Women Like Us- Part 2

Continued from part 1, read here.

By Isang Awah

Aliya Khalid 


Aliya comes from Pakistan, a beautiful country that is, regrettably, badly affected by terrorism. Growing up in Peshawar city in Pakistan, she saw “schools turn to rubble and large families reduced to just a few.” In a region where the ‘right to education’ for women remains largely unaddressed, girls’ education has naturally, been hard hit by the militancy. Of the half of the country’s child population that is out of school, almost two-thirds are comprised of girls. Fortunately, Aliya, who is from an enlightened family, was able to work her way up the education ladder to The Institute of Management Sciences where she graduated with a Master’s degree in Public Administration, and this she did, with top honors and a gold medal. However, she aspired to do more than create a better life for herself; she desired to help in improving the lives of others, especially women in Pakistan. 

Aliya and her kids

Her passion to help others led her to volunteer in the social and development sectors, and to work with women bound in court cases, female convicts in jails, conflict victims, and internally displaced persons, etc. Aliya has also been involved in youth leadership development, managing an education system, and being part of the Institute for Policy Reforms, a Pakistani think tank. I must add that she did all of these while facing personal challenges in her own life.
Presently, Aliya is a Gates Cambridge scholar who is pursuing a PhD in Education at the University of Cambridge. Her research seeks to investigate what influence mothers have on the decision to educate girls in Pakistan, and aims to illuminate factors that possibly affect this influence.

We live in a gendered world; this is the truth regardless of what our personal experiences or reality may be. Aliya reminds us that it is not enough for us to have certain rights at the individual level; we must work towards ensuring that others have the same rights and opportunities, too. We may not be able to change the world, but in our little corner, and in our own way, we can make contributions towards creating a better and safe world for ALL girls, and indeed, all children, everywhere.

“For to be free is not merely to cast off one’s chains, but to live in a way that respects and enhances the freedom of others.” Nelson Mandela

Emem Ini Umoh


Every time I speak with Emem, I observe an unmistakable cheerful note in her voice. Now, I do not know if it had always been there and only came to my notice at some point for the simple reason that I did not expect it to be there after certain experiences, or it is something she acquired in recent times. But whichever, I am glad it is there 🙂 !

In 2014, Emem’s husband of fourteen years died after a very brief illness. She was left with the responsibility of single-handedly raising the couple’s five young daughters. Now, that is a daunting task for anyone, but it is even more challenging for someone who teaches in a government-run secondary school in Nigeria where the demands are onerous and the pay is minimal. Rather than bemoan her fate or give up on life, Emem drew strength from her faith and chose to make the best of her circumstances. Although she’s a 1997 graduate of the University of Uyo in Nigeria, in 2015, Emem got training on how to make beaded jewelries. When her day job (teaching) is done and she still has moments to spare, she makes beaded jewelries which she sells to get extra income for her family. As admirable as this is, it is not what I find most remarkable about Emem.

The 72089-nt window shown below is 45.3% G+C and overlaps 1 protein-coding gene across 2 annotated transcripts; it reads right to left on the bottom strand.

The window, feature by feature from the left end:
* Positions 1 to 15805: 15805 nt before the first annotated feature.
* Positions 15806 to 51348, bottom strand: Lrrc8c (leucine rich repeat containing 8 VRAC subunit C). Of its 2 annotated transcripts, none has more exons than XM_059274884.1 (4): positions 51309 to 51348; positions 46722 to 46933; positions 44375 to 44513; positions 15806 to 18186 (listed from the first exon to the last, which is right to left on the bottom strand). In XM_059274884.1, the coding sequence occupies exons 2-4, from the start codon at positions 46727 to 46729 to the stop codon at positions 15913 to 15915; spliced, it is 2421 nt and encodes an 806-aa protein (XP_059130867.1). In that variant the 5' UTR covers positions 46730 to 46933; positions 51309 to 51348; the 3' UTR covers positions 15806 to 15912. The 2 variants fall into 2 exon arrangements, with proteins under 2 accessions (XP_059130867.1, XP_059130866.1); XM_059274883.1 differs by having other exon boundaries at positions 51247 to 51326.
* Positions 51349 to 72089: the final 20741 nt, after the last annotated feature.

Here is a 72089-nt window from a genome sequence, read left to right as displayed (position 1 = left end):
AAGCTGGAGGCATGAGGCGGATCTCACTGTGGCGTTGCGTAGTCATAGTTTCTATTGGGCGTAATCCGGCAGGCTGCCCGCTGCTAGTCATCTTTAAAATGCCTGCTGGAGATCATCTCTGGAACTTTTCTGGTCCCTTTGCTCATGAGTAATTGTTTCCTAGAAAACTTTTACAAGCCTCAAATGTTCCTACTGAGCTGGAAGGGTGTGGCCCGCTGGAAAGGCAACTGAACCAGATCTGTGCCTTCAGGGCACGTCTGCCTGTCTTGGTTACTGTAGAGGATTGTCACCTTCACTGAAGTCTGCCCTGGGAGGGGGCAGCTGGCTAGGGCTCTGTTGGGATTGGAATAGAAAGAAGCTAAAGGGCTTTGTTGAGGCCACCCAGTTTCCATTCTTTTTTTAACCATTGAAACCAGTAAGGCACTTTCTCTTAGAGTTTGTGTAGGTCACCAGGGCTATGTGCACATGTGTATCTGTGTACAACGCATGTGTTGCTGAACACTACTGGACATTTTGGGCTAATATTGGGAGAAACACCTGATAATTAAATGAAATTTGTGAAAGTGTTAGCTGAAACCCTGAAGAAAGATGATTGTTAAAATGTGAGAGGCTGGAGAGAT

Emem and her kids

For many years, Emem had observed that many of the girls in the school where she teaches needed mentoring. As is often the case with teenagers everywhere, these girls were going through stuff they would not discuss with their parents or guardians. Some of the girls had suffered abuse, and felt helpless to do anything about it. Emem listened to these girls and counselled them, but she wanted to do more than that. In 2016, in fulfillment of a dream she had nursed for several years, Emem started a Girls Club in the school. Through the club, she created a platform to mentor the girls in her school. In the Girls Club, she talks to the young girls about values, choosing friends wisely, dealing with peer pressure, relationships, etc. “I want them to be able to make informed choices,” she says.Emem hopes to impart the right values to the girls she mentors, so that they grow to become confident and capable individuals who in turn pass on excellent values to their own children. According to Emem, “…the problem of society really begins with the family unit, and tackling the problem from the root will provide the most sustainable solutions.”

Remember that “We can change the world and make it a better place. It is in your hands to make a difference.” -Nelson Mandela


3 thoughts on “Women Like Us- Part 2

  1. I love this Women Like Us series. It’s very inspiring especially through the kind and compassionate way you knit your words. It doesn’t come off as overwhelming and patronizing as I find a lot of ‘inspiring’ stories to be.

    It’s simple, yet, powerful. Thank you!

    Thanks to Enem, Gill and Peshawar who’ve let you tell their stories to us.


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